Morality as Strategy
March 31, 2006 8:00 AM   Subscribe

Are you a Republican candidate for Senate facing a tough election and having trouble getting endorsements from your own party? It's time to take in an all-American baseball game with the Commander-in-Chief, target teh gay menace, and amend the US Constitution so American voters don't have to see any more of this over their morning corn flakes. "I think this will save him," Burress said of DeWine. "I think this move right here, regardless of the reason, will send him back to Washington." Of course, it's not just a GOP thing.
posted by digaman (39 comments total)
And fighting for equal marriage rights is not just a liberal moonbat thing.
posted by digaman at 8:11 AM on March 31, 2006

Meanwhile, don't look over there!
posted by digaman at 8:18 AM on March 31, 2006

can we just ban stupid bigots? let's amend the constitution to do that instead.
posted by StrasbourgSecaucus at 8:24 AM on March 31, 2006

Despite his crass opportunism, DeWine is toast. Sherrod Brown is no John Kerry. Past elections have shown that Brown has strong support in the rural parts of Ohio.
posted by Otis at 8:26 AM on March 31, 2006

Interesting the Ohio was the state that gave Bush his second term and now they're throwing the Republicans out of power.

I like that DeWine thinks being seen with Bush is a good thing. Be careful, Mike, spend enough time around him and ol' Fitzie might come a'calling and indict you.

It would be funny that queer marriage is The Issue of Our Times if it weren't just a lame ass smokescreen to keep people from thinking about the unnecessary war we're stuck in, the neverending cycle of scandals, lies, corruption and just outright stupidity from the GOP.

These are not people we need running the country because they aren't running the country. They're saying "Look over there" and then stuffing their pockets with our money. AND pretending to be all honorable and moral about it too.
posted by fenriq at 8:33 AM on March 31, 2006

He should be bashing foreigners more.
posted by Artw at 8:33 AM on March 31, 2006

DeWine may be toast, but I think his sudden conversion to the cause of "defending marriage" against the smiling women in white dresses is just an appetizer of the GOP strategy for retaining control as Iraq goes down the bloody sewer and their upper ranks are perp-walked out of office. Expect to see much more of this.
posted by digaman at 8:34 AM on March 31, 2006

I support gay marriage, but I don't want to see that wedding photo over my morning corn flakes.
posted by brain_drain at 8:37 AM on March 31, 2006

"'The only thing that explains the president's victory in my view is the emphasis he put in those closing weeks on the marriage issue,' said Bauer, who sought the Republican presidential nomination in 2000."
posted by digaman at 8:45 AM on March 31, 2006

That certainly seems to be the case, or at least the conventional wisdom. Pulling out the "it's worth banning gay marriage" card seems to be an 11th hour play these days.
posted by rxrfrx at 8:50 AM on March 31, 2006

It's easy to blame the candidates for pulling the gay marriage card out at the 11th hour—and I do—but remember, that strategy works, at least in some parts of the country. From a public choice perspective, it's hardly surprising that the candidates fall back on the issue.
posted by monju_bosatsu at 8:58 AM on March 31, 2006

Also from the article you linked:
Brad Luna, media director for the Human Rights Campaign, a leading gay rights group, argued that the Iraq war, efforts to rebuild the Gulf Coast and other issues are of greater concern to voters than gay marriage.

"That same old dog-and-pony show from 2004 is kind of played out," he said.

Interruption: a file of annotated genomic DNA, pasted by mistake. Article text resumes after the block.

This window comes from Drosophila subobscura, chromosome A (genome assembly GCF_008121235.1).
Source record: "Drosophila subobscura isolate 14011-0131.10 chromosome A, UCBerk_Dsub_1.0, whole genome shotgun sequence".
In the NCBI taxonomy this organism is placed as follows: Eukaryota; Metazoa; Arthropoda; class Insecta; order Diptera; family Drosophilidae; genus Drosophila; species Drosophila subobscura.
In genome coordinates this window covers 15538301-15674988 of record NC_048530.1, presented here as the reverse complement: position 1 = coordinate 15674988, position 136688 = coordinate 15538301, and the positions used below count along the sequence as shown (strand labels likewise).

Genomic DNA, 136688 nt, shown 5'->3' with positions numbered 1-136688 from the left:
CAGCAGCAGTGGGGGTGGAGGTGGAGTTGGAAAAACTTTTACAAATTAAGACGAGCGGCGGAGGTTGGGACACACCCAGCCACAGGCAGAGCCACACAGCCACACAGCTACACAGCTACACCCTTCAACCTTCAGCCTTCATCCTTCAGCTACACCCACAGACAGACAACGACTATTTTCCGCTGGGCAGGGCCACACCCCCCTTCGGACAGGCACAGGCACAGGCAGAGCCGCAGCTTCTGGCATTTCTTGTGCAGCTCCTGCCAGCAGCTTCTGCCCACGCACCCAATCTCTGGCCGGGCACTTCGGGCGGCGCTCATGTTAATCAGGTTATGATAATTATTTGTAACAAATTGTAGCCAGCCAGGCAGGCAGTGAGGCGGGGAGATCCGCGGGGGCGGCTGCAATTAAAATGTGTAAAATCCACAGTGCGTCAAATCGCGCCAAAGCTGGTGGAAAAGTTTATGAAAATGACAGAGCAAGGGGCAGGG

Maybe I'm just feeling optimistic on this Friday afternoon, but I tend to agree with Luna. You know there's an old saying in Tennessee. I know it's in Texas, probably in Tennessee, that says: "Fool me once..."

And, I think there are some key differences in Ohio this election season:

1) No ballot initiative on marriage to mobilize the conservative base

2) A scandal that continues to hurt the GOP

3) A republican governor whose approval ratings are in the single digits
posted by Otis at 9:06 AM on March 31, 2006

DeWine is toast

I wish I shared your confidence, Otis.

By all reasonable logic these guys should be swept out in November. But I'm not so sure. The God stuff plays depressingly well around here.
posted by crumbly at 9:09 AM on March 31, 2006

That good old American value of hate seems to work very well in the "heartland" for sure. And terming it as a "falling back" on the issue is somehow very appropriate.
posted by nofundy at 9:22 AM on March 31, 2006

It's easy to blame the candidates for pulling the gay marriage card out at the 11th hour—and I do—but remember, that strategy works

Oh sure, monju. But remember: this is about amending the Constitution of the United States, not Swift-boating a lib'rul war hero with a snide attack ad.

I thought these guys were supposed to be working for the Constitution, not making it work for them. Yes, I know, har har har.
posted by digaman at 9:22 AM on March 31, 2006

Oh sure, monju. But remember: this is about amending the Constitution of the United States, not Swift-boating a lib'rul war hero with a snide attack ad.

Only on its face. Actually amending the Constitution to preclude gay marriage would take an enormous amount of political capital, and there just isn't the money or the support to get it done. It's an empty campaign promise at best, and an outright lie to constituents at worst. The religious conservatives were promised the same thing in the last election, and the election before that, and the election before that. Has any progress been made on an anti-gay marriage amendment? No.
posted by monju_bosatsu at 9:26 AM on March 31, 2006

Well sure. But if it suddenly became the rage for sweaty-collared Republican candidates to start blabbering about opening up concentration camps for anti-war protestors and firing up the ovens, I'd have a hard time dismissing it all as an empty campaign promise. And yes, I'm a married gay man who enjoys none of the same legal rights that my married straight sister does, so this issue is not some vague abstraction to me.
posted by digaman at 9:32 AM on March 31, 2006